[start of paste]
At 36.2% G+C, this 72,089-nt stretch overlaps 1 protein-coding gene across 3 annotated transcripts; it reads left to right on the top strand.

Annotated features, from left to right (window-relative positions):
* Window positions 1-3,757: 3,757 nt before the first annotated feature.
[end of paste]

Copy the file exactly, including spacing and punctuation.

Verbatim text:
At 36.2% G+C, this 72,089-nt stretch overlaps 1 protein-coding gene across 3 annotated transcripts; it reads left to right on the top strand.

Annotated features, from left to right (window-relative positions):
* Window positions 1-3,757: 3,757 nt before the first annotated feature.